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- Results of the 1876 presidential election
- Terms of compromise
- Aftermath of the compromise
Key Facts And Information
Let’s know more about the Compromise of 1877!
- The Compromise of 1877 settled the disputed 1876 presidential election of the United States between Democrat candidate Samuel Tilden and Republican Candidate Rutherford B. Hayes.
- It was an informal agreement between the allies of Hayes and moderate Southern Democrats that resulted in Hayes’ victory in exchange for specific conditions sought by the Southern Democrats.
- Consequently, the entire south became under the control of the Democrats, marking the end of the Reconstruction era.
Results of the 1876 presidential election
- Both the Republican and the Democrat candidates in the 1876 presidential election had good backgrounds. The Democrats chose Governor Samuel B. Tilden of New York as their candidate whilst the Republicans nominated Rutherford B. Hayes, the Governor of Ohio.
- Among his campaign tactics, the Republican Candidate promised to secure “the blessings of honest and capable local self-government” to the South, which at the time meant that he would ensure minimal application of the unpopular federal government Reconstruction policies.
- On the other hand, Tilden and the Democratic Party promised reform, as corruption was a major issue in the administration.
- On Election Day the Democrats appeared to be on the winning side, securing the swing votes of Connecticut, Indiana, New York and New Jersey.
- At midnight Tilden had 184 of the 185 electoral votes he needed to win and was leading the popular vote by 250,000.
- The Republicans refused to accept defeat and accused Democratic supporters of intimidating and bribing African-American voters to prevent them from voting in three southern states, namely Florida, Louisiana and South Carolina.
- As of 1876, these were the only remaining states in the South with Republican governments.
- The election in South Carolina was bloody as supporters of the Democratic gubernatorial candidate Wade Hampton, a former Confederate general, had used violence and intimidation to confront the African-American voting majority.
- A clash between black militia and armed whites in Hamburg in July ended in the death of five militiamen after their surrender.
- At Camboy (near Charleston) six white men were killed when armed black people opened fire in a political meeting.
- With both sides accusing each other of electoral fraud, South Carolina, along with Florida and Louisiana, submitted two sets of election returns with different results.
- Meanwhile, in Oregon, the state’s Democratic governor replaced a Republican elector with a Democrat (alleging that the Republican had been ineligible), thus throwing Hayes’ victory in that state into question as well.
- Congress set up an electoral commission in January 1877 consisting of five U.S. representatives, five senators and five Supreme Court justices to resolve the dispute.
- The commission’s members included seven Democrats, seven Republicans and one independent, Justice David Davis.
- When Davis refused to serve, the moderate Republican Justice Joseph Bradley was chosen to replace him.
Terms of compromise
- As the commission was deliberating over the issues, Hayes’ Republican allies met in secret with the moderate Southern Democrats.
- In February, during a meeting in Washington’s Wormley Hotel, the Democrats agreed to accept Hayes’ victory and to respect the civil and political rights of African Americans on certain conditions.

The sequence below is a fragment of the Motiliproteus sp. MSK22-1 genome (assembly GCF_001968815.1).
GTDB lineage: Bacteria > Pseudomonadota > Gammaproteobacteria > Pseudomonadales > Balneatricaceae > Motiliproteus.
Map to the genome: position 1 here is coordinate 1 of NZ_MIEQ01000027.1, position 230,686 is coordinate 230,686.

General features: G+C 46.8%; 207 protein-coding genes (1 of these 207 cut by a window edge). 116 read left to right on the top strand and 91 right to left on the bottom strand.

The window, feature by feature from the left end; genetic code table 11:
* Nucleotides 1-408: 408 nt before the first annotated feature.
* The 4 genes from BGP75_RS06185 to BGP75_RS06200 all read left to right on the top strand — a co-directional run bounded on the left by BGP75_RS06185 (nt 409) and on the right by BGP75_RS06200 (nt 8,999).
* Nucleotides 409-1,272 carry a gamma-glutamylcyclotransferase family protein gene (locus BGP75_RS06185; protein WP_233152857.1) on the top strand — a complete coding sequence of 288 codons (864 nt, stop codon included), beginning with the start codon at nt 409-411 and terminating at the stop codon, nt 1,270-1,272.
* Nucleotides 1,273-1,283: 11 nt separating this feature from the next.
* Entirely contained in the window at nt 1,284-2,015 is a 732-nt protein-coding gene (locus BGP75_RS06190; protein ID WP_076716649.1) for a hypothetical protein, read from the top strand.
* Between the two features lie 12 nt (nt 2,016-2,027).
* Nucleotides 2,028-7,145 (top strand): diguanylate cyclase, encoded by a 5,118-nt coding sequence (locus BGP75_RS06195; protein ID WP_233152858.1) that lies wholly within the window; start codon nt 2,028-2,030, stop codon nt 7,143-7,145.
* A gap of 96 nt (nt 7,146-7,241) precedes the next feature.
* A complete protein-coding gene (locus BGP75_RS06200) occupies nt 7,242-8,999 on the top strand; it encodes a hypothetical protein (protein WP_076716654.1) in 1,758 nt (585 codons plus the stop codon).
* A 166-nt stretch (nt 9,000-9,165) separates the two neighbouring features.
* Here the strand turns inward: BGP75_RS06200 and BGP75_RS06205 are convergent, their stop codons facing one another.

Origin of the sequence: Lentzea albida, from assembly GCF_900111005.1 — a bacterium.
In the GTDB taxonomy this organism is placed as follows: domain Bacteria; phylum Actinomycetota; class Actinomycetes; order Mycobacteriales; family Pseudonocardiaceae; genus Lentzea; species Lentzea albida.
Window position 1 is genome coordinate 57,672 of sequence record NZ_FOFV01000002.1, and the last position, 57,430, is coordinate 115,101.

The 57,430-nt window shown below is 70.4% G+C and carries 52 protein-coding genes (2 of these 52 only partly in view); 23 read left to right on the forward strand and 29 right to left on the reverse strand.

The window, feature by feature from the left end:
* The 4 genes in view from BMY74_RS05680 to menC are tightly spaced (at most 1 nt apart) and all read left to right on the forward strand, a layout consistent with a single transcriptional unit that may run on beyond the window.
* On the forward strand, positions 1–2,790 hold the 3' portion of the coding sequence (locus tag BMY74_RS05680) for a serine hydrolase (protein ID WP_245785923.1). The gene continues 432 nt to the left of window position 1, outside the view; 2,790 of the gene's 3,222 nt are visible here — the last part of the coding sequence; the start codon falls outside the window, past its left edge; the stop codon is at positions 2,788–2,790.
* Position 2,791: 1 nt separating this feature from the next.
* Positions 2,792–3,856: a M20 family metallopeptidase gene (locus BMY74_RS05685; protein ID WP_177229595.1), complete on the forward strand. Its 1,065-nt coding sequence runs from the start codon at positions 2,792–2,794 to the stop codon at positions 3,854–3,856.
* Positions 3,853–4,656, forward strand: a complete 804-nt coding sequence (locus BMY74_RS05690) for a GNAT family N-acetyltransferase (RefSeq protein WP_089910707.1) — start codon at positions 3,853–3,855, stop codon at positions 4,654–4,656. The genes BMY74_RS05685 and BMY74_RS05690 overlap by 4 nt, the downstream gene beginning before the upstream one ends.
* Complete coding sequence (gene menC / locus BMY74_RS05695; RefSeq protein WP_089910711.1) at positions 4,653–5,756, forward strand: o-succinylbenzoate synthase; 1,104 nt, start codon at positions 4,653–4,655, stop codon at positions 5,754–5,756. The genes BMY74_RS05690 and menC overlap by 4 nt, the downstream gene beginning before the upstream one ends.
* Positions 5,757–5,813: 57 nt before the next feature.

- The compromise essentially declared that Southern Democrats would not block Hayes’ victory, but requested certain demands that Republicans had to deliver.
- The terms of the compromise generally pointed out the following:
- The removal of all remaining U.S. military forces from the former Confederate states. At the time, U.S. troops remained only in Louisiana, South Carolina, and Florida, but the Compromise completed their withdrawal from the region.
- The appointment of at least one Southern Democrat to Hayes' cabinet.
- The construction of another transcontinental railroad using the Texas and Pacific railroad in the South.
- Legislation to help industrialise the South and restore its economy following the Civil War and Reconstruction.
- The right to deal with black people without northern interference.
Aftermath of the compromise
- Upon agreeing to the terms, the Congressional Commission voted 8:7 along party lines, awarding all the disputed electoral votes to Hayes, declaring him the winner with 185, against Tilden’s 184. Hayes was peacefully inaugurated.
- Results of the terms of compromise:
- Hayes appointed David Key from Tennessee as postmaster general.
- He further withdrew federal government troops from Louisiana and South Carolina. As a result, Florida, Louisiana and South Carolina became Democratic once again, allowing Democrat control over the entire South.
- Hayes never made good on his promise to provide a land grant for the Texas and Pacific railroad.
- By the 1870s, support for the reconstruction policies had significantly reduced and white supremacy was restored.
- A series of Supreme Court actions also challenged the reconstruction laws.
- The Federal government also failed to observe or enforce the Fourteenth and Fifteenth Amendments guaranteeing African American citizenship and the right to vote.
- The Reconstruction period came to an end and the Democrats’ policy was to not interfere with state affairs.
- Thus they never honoured their promise to ensure that the civil and political rights of the black people were protected.
- From the 1870s onwards, the southern legislatures passed a series of segregation laws called the Jim Crows laws.